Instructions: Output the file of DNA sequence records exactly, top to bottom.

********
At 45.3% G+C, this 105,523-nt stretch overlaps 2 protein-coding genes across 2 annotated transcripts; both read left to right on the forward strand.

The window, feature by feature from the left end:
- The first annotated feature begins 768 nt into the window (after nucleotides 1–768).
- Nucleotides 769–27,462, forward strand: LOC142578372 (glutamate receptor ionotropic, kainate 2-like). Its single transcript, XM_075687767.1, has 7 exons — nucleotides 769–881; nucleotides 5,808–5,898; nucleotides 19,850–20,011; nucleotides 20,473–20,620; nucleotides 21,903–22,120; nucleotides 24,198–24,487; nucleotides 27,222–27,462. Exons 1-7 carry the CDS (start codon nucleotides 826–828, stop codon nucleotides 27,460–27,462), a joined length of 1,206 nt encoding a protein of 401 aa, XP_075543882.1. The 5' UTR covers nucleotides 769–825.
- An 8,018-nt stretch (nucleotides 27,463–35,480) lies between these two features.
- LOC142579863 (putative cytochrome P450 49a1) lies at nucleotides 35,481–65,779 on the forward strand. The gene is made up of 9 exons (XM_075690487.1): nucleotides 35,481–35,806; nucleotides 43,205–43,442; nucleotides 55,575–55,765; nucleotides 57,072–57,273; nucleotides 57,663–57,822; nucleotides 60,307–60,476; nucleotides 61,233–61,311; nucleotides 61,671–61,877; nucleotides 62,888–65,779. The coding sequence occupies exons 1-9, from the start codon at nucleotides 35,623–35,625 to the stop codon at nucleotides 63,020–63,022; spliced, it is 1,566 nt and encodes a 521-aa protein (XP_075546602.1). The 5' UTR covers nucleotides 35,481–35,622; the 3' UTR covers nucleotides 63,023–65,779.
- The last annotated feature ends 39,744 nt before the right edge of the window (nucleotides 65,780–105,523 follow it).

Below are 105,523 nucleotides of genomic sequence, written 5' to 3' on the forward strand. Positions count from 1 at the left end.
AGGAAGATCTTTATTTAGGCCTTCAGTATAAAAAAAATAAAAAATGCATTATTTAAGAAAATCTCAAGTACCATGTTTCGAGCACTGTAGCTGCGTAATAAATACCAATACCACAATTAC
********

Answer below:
At 45.3% G+C, this 105,523-nt stretch overlaps 2 protein-coding genes across 2 annotated transcripts; both read left to right on the forward strand.

The window, feature by feature from the left end:
- The first annotated feature begins 768 nt into the window (after nucleotides 1–768).
- Nucleotides 769–27,462, forward strand: LOC142578372 (glutamate receptor ionotropic, kainate 2-like). Its single transcript, XM_075687767.1, has 7 exons — nucleotides 769–881; nucleotides 5,808–5,898; nucleotides 19,850–20,011; nucleotides 20,473–20,620; nucleotides 21,903–22,120; nucleotides 24,198–24,487; nucleotides 27,222–27,462. Exons 1-7 carry the CDS (start codon nucleotides 826–828, stop codon nucleotides 27,460–27,462), a joined length of 1,206 nt encoding a protein of 401 aa, XP_075543882.1. The 5' UTR covers nucleotides 769–825.
- An 8,018-nt stretch (nucleotides 27,463–35,480) lies between these two features.
- LOC142579863 (putative cytochrome P450 49a1) lies at nucleotides 35,481–65,779 on the forward strand. The gene is made up of 9 exons (XM_075690487.1): nucleotides 35,481–35,806; nucleotides 43,205–43,442; nucleotides 55,575–55,765; nucleotides 57,072–57,273; nucleotides 57,663–57,822; nucleotides 60,307–60,476; nucleotides 61,233–61,311; nucleotides 61,671–61,877; nucleotides 62,888–65,779. The coding sequence occupies exons 1-9, from the start codon at nucleotides 35,623–35,625 to the stop codon at nucleotides 63,020–63,022; spliced, it is 1,566 nt and encodes a 521-aa protein (XP_075546602.1). The 5' UTR covers nucleotides 35,481–35,622; the 3' UTR covers nucleotides 63,023–65,779.
- The last annotated feature ends 39,744 nt before the right edge of the window (nucleotides 65,780–105,523 follow it).

Below are 105,523 nucleotides of genomic sequence, written 5' to 3' on the forward strand. Positions count from 1 at the left end.
AGGAAGATCTTTATTTAGGCCTTCAGTATAAAAAAAATAAAAAATGCATTATTTAAGAAAATCTCAAGTACCATGTTTCGAGCACTGTAGCTGCGTAATAAATACCAATACCACAATTAC